Nov 26, 2020 Last Updated 11:55 PM, Nov 25, 2020

The arts have clearly shaped Fiji’s trajectory these last 50 years but have the arts and our creative industries been afforded agency to flourish and continue their critical role in nation-building and nurturing? Have we as a nation done enough to protect and support it as an essential element of our society? The arts, regardless of its form, gives soul to our existence, encoding our identity and way of life, recording the present while nourishing our collective memory.

Historians estimate that the Fiji Islands were not peopled until some 3500 years ago. The ancestors of the Fijians were referred to as Lapita people, because of their distinctive pottery. Subsequent tracing and archaeological forays in Fiji have, without fail, revealed some of the most intricate and decorated pottery shards and jewellery.

In 1953, Paul Wingert wrote in Art of the South Pacific Islands: “Oceania art reveals a close relationship between form and content, so close in fact that some knowledge of its cultural background is necessary before it can be understood. It was indeed one of the basic facets of their culture and was closely interrelated with their social customs, religious beliefs and economic practices”.

Creativity in our nation-building decades

There is purpose in our creations. Artisans borrow from a collective memory which they themselves then enrich with their own transfer of knowledge and skills. Our chants and dance, our taboos and even in traditional sports: learning and knowledge transfer was key to our survival. Implicit in creations are beneficiaries, for whom the use of a bowl or a mat with distinct design, speaks of a moment in a personal journey or of an extension of important relationships.

Our creations are of great value, our wealth, iyau, albeit opposed to the largely held views of the arts as aesthetics or simply decorative. The arts regardless of form, is fundamentally a story, it gives voice to life experiences and are indicators of intent, in politics or in the personal. The creative industry gave and continues to give voice to the imagination. It interprets life, living, people and situations. Our creative industry records our present, with all its angst and joy: without it, we lose our stories and much more.

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Winds of change in the isles

This is Part One of a three-part series on a Pacific family’s survival and dream to revive ancient canoe technology as a cultural tourism venture. It is a story of despair, wonder and pride for the ocean and holds answers for the future.

JIMIONE Paki was 71 when he decided to do something for his children and grandchildren. His children had moved from the island of Moce in Lau to the city to study and work.

Life was tough on the island. His village of Korotolu was fast emptying. The young were moving to Viti Levu, leaving the elderly like him behind in their search for a better life in the fast-growing capital Suva.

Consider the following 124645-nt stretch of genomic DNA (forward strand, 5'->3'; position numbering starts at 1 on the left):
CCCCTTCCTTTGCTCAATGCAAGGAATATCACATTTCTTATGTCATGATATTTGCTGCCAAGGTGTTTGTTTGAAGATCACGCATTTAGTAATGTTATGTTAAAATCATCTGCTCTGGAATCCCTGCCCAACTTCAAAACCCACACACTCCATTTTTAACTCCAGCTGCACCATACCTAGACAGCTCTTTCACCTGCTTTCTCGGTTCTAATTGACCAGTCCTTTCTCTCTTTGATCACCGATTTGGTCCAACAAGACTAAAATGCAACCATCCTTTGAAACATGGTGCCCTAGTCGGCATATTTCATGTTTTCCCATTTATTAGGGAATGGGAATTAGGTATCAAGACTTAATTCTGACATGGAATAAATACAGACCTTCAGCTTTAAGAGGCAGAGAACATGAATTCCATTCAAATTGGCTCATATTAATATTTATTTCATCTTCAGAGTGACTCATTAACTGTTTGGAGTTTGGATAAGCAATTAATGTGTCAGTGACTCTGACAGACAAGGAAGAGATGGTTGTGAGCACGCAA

It was in the ‘80s and early ’90s and the people of Lau were the leaders in Fiji’s urban drift. The furthest islands in the Fiji archipelago, Lau was investing in the education of its children and quality education was then only available in urban centres. Jimione’s wife was from the neighbouring island of Ogea and they had 16 children.

He sent some of them to the mainland on Viti Levu where they were educated and found work.

But with no home of their own in Suva, he worked hard to secure a place that his kin of Korotolu could call their own.

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2000 take part in traditional extravaganza

The true spirit of Melanesian cultural identity has again been invigorated, fostered and enhanced at the 5th Melanesian Festival of Arts and Culture staged from 28th June to 11th July in Papua New Guinea. The two weeks of cultural events, which have been held concurrently in Port Moresby, Kokopo, Mt Hagen and Wewak, have achieved more than just sharing of the diversity of the cultural heritage of the Melanesian countries. The festivities ensured enjoyment and maximum outcomes for all participants through the exchange of gifts, knowledge and mutual friendship. More than 2000 participants from Papua New Guinea, Fiji, the Solomon Islands, Vanuatu, New Caledonia and for the first time ever - groups from West Papua, Timor-Leste and Torres Strait in Australia exhibited and shared their cultural dances, traditions, and art and craft over the two weeks. The festival has been described as the biggest event ever organised by any one country within the Melanesian Spearhead Group with many sacred and unique traditional dances from the region being displayed - some for the first time in public. You might think that the best casino is where the biggest payouts are, right? Wrong! The decision about where you want to play should be based on many different things so that your initial gaming experience is a success. Moreover, choosing the wrong online casino can lead to dangerous consequences. https://casinobonusesfinder.ca/online-casinos/captain-cooks-casino To help you find reliable online casinos and make the best choice, we have identified the most important points that you should pay attention to. A great way to find out if a particular casino is good or not is to read online reviews and recommendations.